Letter: The inherent dangers of . . . money

At the school board meeting on Dec. 9, I was terribly surprised and dismayed at how unfairly the citizens opposing cell towers at school locations were treated when they finally got the opportunity to speak. 

After patiently waiting for an hour and a half for others to speak regarding the football-team issue, I was finally able to speak for a few minutes about my concerns regarding the cell tower. My stance is that the tower should not be placed on or near school property. Sue Luthi spoke after me in opposition of the towers and was silenced after just eight minutes of discussion, while previously, the 10-plus speakers on the football issue were each afforded in excess of eight minutes — and some, 15-plus minutes — to voice their opinions. It was so blatantly obvious that the board had no interest in hearing any discussion on the tower issue. 

I’m not sure if the board had done any research regarding the dangers of cell towers, as they have not indicated so. The information listed with the Centers for Disease Control, and numerous other government institutions, is always vaguely worded. Words used are like “not likely,” “doubtfully,” “typically not harmful,” etc. What you will not find on any of these information sites is wording such as “cell phone towers are not harmful to human beings, and pose no danger.” Isn’t this enough grounds to put the brakes on?

All cell phones are sold with literature expressing the inherent dangers. In the fine print of that literature it clearly cautions the user that keeping the phone 2 to 3 inches away from the head area greatly reduces radiation exposure. It is recommended that one should use the speaker option as much as possible or other headset devices. Turn phones off when not in use, and do not store phones by your bed at night. This is merely about the phone itself; imagine how much greater the electromagnetic force is around a cell tower! This alone speaks volumes!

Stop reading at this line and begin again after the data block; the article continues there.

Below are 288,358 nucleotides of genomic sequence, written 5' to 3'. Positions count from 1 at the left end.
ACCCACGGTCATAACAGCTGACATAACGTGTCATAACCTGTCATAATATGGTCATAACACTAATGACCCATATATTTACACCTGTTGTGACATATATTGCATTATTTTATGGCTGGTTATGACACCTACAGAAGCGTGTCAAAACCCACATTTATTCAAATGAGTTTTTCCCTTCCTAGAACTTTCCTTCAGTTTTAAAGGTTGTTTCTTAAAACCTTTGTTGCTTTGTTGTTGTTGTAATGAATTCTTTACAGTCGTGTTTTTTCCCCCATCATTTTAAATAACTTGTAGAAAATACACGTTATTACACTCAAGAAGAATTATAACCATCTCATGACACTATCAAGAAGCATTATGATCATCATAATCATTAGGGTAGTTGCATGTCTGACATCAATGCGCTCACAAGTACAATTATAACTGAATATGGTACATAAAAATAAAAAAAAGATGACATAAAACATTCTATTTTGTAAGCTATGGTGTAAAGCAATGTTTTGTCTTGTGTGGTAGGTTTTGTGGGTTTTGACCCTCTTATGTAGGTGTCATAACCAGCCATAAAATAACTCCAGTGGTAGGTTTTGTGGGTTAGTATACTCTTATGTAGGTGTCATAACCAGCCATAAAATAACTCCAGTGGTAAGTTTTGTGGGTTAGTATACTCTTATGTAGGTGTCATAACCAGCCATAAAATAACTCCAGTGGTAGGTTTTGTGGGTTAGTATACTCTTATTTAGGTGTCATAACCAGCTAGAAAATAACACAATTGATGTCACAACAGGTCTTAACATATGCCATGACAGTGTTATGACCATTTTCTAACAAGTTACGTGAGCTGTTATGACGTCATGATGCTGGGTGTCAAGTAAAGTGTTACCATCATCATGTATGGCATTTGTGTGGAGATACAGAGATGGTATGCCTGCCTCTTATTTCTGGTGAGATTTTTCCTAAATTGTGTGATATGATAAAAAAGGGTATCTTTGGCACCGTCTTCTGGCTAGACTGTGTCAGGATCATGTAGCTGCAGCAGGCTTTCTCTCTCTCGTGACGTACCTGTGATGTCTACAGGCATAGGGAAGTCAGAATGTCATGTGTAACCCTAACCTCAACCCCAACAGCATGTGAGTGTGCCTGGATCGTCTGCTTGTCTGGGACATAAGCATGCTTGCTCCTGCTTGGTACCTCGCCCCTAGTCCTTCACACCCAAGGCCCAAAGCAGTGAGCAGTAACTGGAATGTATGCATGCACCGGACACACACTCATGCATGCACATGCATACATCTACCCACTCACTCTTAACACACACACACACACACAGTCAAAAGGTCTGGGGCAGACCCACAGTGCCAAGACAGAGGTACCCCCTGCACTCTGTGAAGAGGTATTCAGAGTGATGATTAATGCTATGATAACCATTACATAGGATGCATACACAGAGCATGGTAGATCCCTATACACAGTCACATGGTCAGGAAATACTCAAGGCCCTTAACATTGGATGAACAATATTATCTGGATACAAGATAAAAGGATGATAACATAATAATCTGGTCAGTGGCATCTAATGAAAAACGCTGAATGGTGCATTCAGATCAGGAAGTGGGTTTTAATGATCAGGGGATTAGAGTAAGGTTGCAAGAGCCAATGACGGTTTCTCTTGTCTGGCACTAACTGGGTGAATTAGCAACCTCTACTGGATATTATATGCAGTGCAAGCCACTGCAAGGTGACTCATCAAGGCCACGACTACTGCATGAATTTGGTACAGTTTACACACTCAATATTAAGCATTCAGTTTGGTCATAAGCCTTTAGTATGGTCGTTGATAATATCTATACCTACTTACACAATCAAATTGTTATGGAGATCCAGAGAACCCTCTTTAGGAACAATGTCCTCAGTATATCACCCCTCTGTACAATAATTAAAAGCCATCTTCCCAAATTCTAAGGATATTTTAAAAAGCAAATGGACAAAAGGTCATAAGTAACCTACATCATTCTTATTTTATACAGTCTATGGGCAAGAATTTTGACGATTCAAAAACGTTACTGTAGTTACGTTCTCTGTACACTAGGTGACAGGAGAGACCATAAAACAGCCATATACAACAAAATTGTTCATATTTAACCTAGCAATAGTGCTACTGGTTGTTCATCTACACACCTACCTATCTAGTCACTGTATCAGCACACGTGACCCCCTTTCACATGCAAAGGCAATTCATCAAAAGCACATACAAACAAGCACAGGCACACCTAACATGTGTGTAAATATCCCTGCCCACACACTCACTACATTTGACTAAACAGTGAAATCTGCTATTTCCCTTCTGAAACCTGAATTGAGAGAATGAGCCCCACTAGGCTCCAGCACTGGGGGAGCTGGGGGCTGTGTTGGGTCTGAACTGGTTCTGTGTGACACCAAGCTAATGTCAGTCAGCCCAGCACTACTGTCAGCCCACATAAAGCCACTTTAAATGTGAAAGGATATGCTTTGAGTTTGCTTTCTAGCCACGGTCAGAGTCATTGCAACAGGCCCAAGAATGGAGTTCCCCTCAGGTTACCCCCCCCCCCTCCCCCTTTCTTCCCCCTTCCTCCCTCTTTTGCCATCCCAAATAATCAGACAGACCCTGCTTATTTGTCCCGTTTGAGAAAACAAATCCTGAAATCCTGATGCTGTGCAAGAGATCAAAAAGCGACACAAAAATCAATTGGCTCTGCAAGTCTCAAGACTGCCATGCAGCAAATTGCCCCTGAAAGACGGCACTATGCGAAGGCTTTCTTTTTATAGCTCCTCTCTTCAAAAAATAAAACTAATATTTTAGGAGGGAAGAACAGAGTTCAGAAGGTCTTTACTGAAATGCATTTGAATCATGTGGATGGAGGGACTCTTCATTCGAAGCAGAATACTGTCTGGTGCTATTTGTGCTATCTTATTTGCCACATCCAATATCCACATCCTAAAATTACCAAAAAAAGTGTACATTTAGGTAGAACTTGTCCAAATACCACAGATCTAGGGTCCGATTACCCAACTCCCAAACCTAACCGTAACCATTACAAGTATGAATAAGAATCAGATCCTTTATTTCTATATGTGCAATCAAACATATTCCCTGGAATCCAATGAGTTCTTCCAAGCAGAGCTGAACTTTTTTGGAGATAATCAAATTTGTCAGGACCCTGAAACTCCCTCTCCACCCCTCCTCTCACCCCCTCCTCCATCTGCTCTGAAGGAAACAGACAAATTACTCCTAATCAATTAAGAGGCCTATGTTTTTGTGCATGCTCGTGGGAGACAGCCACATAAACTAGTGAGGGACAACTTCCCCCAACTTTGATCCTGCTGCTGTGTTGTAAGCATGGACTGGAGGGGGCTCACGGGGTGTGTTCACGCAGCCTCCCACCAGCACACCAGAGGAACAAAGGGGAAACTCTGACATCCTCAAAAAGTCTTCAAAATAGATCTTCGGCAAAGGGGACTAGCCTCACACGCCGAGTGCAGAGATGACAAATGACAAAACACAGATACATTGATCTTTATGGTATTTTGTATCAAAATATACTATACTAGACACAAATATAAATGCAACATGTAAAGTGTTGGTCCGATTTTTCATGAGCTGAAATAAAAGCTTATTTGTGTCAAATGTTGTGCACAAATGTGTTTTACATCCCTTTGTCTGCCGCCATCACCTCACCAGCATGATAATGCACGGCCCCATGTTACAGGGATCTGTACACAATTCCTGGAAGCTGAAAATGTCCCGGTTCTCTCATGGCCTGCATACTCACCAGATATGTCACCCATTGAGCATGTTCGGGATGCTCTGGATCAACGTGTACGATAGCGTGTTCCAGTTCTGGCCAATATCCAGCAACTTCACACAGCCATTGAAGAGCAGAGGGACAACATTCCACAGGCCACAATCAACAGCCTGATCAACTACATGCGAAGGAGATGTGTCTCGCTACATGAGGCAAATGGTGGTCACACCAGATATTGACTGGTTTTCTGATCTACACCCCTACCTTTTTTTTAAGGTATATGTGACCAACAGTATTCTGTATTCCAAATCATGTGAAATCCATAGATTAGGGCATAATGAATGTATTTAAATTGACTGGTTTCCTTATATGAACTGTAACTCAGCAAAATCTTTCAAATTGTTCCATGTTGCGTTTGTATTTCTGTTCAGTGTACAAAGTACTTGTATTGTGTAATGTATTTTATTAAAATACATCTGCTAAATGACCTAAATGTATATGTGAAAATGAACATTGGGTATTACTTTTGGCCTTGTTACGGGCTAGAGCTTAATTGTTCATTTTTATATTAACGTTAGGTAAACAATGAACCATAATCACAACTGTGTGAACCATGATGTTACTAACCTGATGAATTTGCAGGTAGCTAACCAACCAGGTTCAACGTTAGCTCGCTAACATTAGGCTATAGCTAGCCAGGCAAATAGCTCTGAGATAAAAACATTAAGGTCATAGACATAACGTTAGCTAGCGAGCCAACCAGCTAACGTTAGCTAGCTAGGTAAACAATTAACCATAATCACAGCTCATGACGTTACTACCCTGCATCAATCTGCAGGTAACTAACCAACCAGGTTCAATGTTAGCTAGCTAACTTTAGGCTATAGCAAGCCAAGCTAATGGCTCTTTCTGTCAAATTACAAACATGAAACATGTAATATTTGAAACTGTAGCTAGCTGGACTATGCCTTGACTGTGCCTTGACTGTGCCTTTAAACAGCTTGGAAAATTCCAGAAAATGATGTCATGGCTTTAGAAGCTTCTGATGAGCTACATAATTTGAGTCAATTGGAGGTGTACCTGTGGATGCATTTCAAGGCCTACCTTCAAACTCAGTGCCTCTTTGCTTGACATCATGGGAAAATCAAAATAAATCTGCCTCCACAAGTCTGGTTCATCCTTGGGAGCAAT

It’s like walking down the street with a couple hundred kids behind you and you come to a sign that says, “Land mines in this vicinity but . . . not likely you will hit one!” 

The meeting lasted four long hours, and I feel the board deliberately scheduled the cell-tower meeting in conjunction with the football issue to distract attention and take time away from cell-tower discussions and to prematurely exhaust people who wished to voice their opinions. It was all deliberate. They know the cell tower issue is inflammatory, so, of course, we had to wait for four hours and it was last on the agenda. By then, even other people who were against the tower had given up and left.

There are plenty of other possible locations to put the tower. What this is about is greed on the part of the school board. This is not sound leadership. This is about money . . . the school board wants the money at the stake of possibly risking the lives of others.

I was always taught that taking chances was something to do on your own time. It should never involve other people.

Amy L. Christopher

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